Nottingham reduces carbon footprint one step at a time

Nottingham University awarded funding for new carbon reduction investments

Posted by Emily Hutton

The University of Nottingham is living up to its accolade of being the world’s most sustainable University and has been awarded funding to push ahead with several carbon reduction investments.

The University has committed to move forward with projects at its Sutton Bonington campus and within its Medical School. The projects are set to reduce carbon emissions at the institution by 2,338 tonnes a year, and will also save the University over half a million pounds’ annually.

The new schemes are part of the University’s wider ‘green’ commitment, which aims to reduce the institution’s carbon footprint and lead the way in sustainable energy generation, transport, recycling, architecture and carbon management.

Andy Nolan, the University’s Director for Sustainability, said: “These combined projects will significantly reduce the University’s carbon emissions and will ensure we are able to generate more of our own energy, as well as reducing our current consumption and so reducing costs in the long term. Doing this means we can invest more of our resources into teaching, learning and research.”

Plans have been created at the Sutton Bonington campus, home to the School of Biosciences and the School of Veterinary Medicine and Science. They will see the development of a new combined heat and power system, providing up to 50 per cent of the electricity needed by students and staff at the campus.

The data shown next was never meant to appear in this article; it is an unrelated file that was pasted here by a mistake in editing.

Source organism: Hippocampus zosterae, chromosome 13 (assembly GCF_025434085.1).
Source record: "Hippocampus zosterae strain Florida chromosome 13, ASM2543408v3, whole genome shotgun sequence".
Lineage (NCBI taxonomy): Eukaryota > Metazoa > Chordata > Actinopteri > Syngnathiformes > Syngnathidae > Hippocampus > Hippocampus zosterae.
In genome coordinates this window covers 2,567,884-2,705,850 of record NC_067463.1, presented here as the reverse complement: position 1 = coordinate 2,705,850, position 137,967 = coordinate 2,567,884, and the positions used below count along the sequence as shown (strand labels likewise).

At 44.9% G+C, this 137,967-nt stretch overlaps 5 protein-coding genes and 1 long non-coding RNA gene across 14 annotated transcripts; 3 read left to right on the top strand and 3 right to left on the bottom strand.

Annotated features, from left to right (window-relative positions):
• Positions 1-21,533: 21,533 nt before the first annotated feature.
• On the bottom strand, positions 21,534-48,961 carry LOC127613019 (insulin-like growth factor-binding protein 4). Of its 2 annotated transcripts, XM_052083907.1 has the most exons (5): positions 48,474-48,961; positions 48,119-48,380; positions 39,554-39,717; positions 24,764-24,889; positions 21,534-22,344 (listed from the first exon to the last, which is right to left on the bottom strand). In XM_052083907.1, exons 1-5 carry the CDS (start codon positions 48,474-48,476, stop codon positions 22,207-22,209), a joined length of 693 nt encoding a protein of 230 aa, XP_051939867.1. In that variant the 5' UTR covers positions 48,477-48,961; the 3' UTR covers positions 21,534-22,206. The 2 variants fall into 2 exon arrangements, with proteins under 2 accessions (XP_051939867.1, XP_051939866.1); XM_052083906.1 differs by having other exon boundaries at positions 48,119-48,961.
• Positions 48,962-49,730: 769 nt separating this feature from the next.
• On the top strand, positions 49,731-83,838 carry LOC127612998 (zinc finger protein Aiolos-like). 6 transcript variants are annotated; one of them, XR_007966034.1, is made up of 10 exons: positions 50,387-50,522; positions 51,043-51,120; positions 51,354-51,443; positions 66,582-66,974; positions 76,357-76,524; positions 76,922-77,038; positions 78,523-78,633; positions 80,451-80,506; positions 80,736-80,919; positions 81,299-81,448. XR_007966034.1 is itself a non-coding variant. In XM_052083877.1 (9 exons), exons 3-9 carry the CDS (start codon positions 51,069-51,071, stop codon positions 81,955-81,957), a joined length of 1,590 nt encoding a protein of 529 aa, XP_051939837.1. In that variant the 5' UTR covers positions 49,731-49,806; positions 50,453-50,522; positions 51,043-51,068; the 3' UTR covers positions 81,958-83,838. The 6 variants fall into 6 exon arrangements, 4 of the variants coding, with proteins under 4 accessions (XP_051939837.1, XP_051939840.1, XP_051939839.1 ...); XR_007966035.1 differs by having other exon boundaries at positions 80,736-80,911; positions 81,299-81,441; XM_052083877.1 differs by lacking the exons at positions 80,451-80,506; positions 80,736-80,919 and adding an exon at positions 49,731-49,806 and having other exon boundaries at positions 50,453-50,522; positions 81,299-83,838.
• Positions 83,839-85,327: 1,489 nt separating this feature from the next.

The University has committed £1.32m to fund the scheme, which will reduce campus emissions by 26%. The combined heat and power (CHP) system will generate electricity and useful heat simultaneously, supplying heat to buildings on campus.

The University Medical School is the largest energy user across Nottingham’s UK campuses and accounts for 18% of the University’s energy consumption.

The HEFCE/Salix Revolving Green Fund has pledged £1.64m to the University to improve the performance of the building through improved insulation. It will also invest in a new chilled water system and low energy LED lighting. The projects will be undertaken over the next 12 months. 

Paul Smyth, Head of Programmes at Salix said: “The Medical School Chilled Water Plant was one of only 11 large scale projects which received such funding and we are convinced this project has the potential to make a significant contribution to the sector. We are proud to be involved in this initiative to make our universities more energy efficient. We need our universities to lead the way and influence others; students are looking to be educated in institutions which act as exemplars in terms of sustainability.”

The University has a long track record in sustainable activity. Only last month it was named the world’s most sustainable university for the second year in a row, in the Greenmetric 2015 league table.

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